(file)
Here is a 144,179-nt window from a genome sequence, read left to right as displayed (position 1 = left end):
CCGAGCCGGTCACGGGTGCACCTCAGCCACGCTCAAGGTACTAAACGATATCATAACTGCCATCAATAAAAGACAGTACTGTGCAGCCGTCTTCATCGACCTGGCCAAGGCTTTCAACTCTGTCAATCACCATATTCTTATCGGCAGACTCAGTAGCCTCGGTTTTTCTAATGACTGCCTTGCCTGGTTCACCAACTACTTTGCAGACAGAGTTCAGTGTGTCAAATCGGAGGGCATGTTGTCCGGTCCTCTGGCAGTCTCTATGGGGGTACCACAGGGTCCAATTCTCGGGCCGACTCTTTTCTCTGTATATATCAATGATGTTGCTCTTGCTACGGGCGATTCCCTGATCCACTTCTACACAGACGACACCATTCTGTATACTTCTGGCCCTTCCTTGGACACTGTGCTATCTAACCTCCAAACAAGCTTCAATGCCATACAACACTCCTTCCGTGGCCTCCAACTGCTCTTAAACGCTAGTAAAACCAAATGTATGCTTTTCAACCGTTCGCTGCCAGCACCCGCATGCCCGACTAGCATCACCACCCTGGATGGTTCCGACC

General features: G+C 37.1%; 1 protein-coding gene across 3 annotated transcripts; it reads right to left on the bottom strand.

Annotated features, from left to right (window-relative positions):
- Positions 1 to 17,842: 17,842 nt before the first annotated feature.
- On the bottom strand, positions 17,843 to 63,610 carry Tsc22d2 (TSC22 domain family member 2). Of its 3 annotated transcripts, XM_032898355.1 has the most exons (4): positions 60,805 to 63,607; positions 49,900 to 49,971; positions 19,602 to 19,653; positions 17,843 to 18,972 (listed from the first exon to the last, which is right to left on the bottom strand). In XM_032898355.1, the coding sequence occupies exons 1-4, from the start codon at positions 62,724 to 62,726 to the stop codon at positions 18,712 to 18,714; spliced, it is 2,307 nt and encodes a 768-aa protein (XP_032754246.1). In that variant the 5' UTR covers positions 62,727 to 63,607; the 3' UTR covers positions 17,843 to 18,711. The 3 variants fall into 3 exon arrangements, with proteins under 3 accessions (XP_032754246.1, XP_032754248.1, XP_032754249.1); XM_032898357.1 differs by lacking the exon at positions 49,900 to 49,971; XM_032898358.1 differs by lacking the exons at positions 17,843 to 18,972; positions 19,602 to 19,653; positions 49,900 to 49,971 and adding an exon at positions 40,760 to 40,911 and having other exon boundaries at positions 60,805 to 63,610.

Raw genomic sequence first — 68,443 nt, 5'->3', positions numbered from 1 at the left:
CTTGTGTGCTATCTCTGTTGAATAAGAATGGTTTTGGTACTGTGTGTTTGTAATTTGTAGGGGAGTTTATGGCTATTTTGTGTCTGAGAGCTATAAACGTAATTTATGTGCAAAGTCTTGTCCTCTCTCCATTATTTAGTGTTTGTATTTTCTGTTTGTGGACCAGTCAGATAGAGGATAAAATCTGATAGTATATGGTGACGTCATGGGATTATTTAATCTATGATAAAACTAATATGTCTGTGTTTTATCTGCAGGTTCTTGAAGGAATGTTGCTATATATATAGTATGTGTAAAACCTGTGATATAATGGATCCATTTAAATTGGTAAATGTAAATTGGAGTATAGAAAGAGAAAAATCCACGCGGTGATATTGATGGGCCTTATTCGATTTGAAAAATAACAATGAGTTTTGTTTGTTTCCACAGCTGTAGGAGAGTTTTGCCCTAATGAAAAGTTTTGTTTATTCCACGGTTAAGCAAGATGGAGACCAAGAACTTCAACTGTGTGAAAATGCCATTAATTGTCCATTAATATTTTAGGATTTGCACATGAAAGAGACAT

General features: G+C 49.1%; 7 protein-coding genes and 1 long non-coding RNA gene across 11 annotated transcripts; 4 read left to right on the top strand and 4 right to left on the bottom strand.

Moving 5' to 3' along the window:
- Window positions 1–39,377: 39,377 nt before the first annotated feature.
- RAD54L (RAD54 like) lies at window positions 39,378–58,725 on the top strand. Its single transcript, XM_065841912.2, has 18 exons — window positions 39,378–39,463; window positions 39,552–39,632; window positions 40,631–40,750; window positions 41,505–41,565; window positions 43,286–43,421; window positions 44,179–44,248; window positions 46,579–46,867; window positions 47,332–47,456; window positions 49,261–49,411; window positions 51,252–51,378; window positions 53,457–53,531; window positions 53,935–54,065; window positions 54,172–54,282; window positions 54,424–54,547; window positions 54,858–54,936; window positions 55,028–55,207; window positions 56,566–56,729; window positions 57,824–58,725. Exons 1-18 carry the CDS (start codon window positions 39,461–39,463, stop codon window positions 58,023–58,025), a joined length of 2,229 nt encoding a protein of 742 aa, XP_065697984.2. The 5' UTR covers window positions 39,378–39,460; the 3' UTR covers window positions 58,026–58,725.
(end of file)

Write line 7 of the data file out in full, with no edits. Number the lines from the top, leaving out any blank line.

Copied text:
Raw genomic sequence first — 68,443 nt, 5'->3', positions numbered from 1 at the left: